This is the first post on my blog in a while. I guess this is coming after almost 2 years 9 months. Yes, never wrote those end-of-year review posts too.
A lot has happened.
- I left playing guitar at the end of 2018.
- I didn't work on my book after the end of 2018.
- I went to attend my dream conference PyCon US in 2019 in Cleveland.
- I got accepted into Georgia Tech (one of the top 10 universities in the US for the graduate program).
- I graduated (yet again!). Majored in Computer Science with specialization in Machine Learning & Interactive Intelligence.
- I learned about UX and Human-Computer Interaction which gave me a pretty wide overview of the world.
- I thrived.
I realized it was comparatively easier to get into a top university than getting out. During my first semester, when I was at Chapter 1, people were at Chapter 6. I realized I was among the Cheetahs, and the only way out is to learn from them.
It was a lot to take in. What I liked about my master's is that it was heavily focused on writing code and understanding concepts.
I wrote code. A lot of it. In a lot of languages, frameworks & technologies.
I was interested in Robotics, so I took that course. Learned about drones, writing code for robots, self-driving cars, etc. I wanted to learn about Human-Computer interaction, so I took that course too. My course choices were pretty divergent and the only reason for this is I wanted to explore more things. I collaborated with people, managed teams, and learned how to be on the top of the pop. This wasn't easy.
I also made a few things open-source. One of them was this little cookiecutter template:
This allows people to write according to Professor Joyner's Document format in LaTeX. Yeah, LaTeX! that's another thing I learned in the last years.
When I was accepted, I read a lot of posts about experiences other people had. I'm neither the first to get in nor the first to get out, so experiences helped my journey.
One of the posts highlighted a quote from the movie Martian.
“At some point, everything’s gonna go south and you’re going to say, this is it. This is how I end. Now, you can either accept that, or you can get to work. That’s all it is. You just begin. You do the math. You solve one problem and you solve the next one and then the next. And if you solve enough problems, you get to come home.”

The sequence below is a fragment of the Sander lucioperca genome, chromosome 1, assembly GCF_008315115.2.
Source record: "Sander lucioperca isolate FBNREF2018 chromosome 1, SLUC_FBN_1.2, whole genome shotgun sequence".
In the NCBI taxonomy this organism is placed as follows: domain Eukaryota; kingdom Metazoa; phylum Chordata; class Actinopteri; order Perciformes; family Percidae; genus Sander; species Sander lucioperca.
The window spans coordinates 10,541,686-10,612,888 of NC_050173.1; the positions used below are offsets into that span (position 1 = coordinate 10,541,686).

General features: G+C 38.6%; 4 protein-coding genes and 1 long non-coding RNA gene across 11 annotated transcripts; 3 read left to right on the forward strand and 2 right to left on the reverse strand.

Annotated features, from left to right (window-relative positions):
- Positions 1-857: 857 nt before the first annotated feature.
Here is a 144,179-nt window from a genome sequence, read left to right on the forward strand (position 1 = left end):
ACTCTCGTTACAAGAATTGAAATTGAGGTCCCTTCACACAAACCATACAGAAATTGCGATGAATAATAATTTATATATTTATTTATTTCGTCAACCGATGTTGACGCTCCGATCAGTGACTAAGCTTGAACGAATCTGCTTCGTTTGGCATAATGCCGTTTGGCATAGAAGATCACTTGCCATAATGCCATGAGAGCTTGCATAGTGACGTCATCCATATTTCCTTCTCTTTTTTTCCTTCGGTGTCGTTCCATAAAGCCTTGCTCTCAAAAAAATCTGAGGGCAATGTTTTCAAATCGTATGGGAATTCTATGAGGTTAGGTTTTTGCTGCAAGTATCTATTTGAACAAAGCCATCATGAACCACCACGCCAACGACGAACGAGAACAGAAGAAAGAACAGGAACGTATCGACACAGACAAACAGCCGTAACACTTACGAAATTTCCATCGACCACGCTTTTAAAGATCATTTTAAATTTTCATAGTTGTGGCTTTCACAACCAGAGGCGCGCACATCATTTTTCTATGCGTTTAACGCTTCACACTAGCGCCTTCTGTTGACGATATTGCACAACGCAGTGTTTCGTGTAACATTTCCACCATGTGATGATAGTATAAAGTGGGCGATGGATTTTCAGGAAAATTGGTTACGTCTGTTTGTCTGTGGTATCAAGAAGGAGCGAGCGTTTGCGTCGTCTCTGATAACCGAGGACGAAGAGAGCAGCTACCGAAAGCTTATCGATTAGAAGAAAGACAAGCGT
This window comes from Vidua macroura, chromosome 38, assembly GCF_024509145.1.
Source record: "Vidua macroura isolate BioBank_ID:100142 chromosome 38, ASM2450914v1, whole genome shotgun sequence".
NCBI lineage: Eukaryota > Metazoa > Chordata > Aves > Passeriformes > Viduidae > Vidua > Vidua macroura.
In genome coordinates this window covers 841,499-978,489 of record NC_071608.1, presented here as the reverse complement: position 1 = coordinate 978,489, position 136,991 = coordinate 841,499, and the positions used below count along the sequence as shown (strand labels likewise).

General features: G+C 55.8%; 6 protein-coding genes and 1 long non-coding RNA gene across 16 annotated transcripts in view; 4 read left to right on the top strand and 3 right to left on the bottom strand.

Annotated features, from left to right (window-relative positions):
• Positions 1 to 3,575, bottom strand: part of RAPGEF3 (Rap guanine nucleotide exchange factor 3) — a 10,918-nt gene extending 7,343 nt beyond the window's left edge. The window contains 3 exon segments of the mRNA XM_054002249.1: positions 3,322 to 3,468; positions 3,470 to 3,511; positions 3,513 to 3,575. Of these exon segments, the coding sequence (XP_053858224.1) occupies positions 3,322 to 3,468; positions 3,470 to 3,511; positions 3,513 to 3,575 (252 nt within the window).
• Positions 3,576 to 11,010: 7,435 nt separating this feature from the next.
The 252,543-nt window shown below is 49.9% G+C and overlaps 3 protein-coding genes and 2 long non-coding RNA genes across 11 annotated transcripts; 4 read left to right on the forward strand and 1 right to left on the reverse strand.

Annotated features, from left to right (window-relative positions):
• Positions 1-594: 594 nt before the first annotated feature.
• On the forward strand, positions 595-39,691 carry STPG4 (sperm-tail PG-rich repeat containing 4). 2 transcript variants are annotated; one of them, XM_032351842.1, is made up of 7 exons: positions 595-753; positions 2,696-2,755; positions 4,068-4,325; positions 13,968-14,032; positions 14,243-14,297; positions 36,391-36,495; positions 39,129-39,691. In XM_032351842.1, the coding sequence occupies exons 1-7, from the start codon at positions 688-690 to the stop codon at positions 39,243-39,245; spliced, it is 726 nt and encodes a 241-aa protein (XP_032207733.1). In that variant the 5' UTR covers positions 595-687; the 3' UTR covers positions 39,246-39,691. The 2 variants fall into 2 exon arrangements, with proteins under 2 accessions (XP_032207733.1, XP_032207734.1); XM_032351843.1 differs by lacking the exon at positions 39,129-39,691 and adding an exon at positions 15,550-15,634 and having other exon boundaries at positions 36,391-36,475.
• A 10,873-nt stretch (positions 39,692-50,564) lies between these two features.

If you ask me how to get out? That quote tells you all. I learned quite early that this quote reflects reality. Do you want to learn? you'll learn, but you'll be learning with people best in the industry, so it isn't going to be easy, but it can be conquered.
I had this moment when everything went south. Having COVID and battling with one of the most horrifying subjects in GaTech, the Graduate Algorithms. There was just one way out. To do what I can do. I remember laying in my bed, constantly coughing and feeling sleepy because of the medicines, but fortunately, till this point in time, I was already trained by Cheetahs. I couldn't study much in the exam week, constantly coughing while giving the exam. Saw the paper, it was havoc, but there was one way out. Trying to solve the problems as best as I could.
The results came in, and it was all done. I graduated with all A grades. This wasn't easy. It took grit, persistence, perseverance, blood, tears, loneliness, doubts, fear, efforts, but I'm glad I did it.
These courses are very demanding (from anywhere 12 hr/week to 60 hr/week). Some of them like Machine Learning are one of the most demanding courses. I'll write a review of these courses in some other post.
But yeah, for now, this is it. This is what I've been up to.
You never know! Who knows?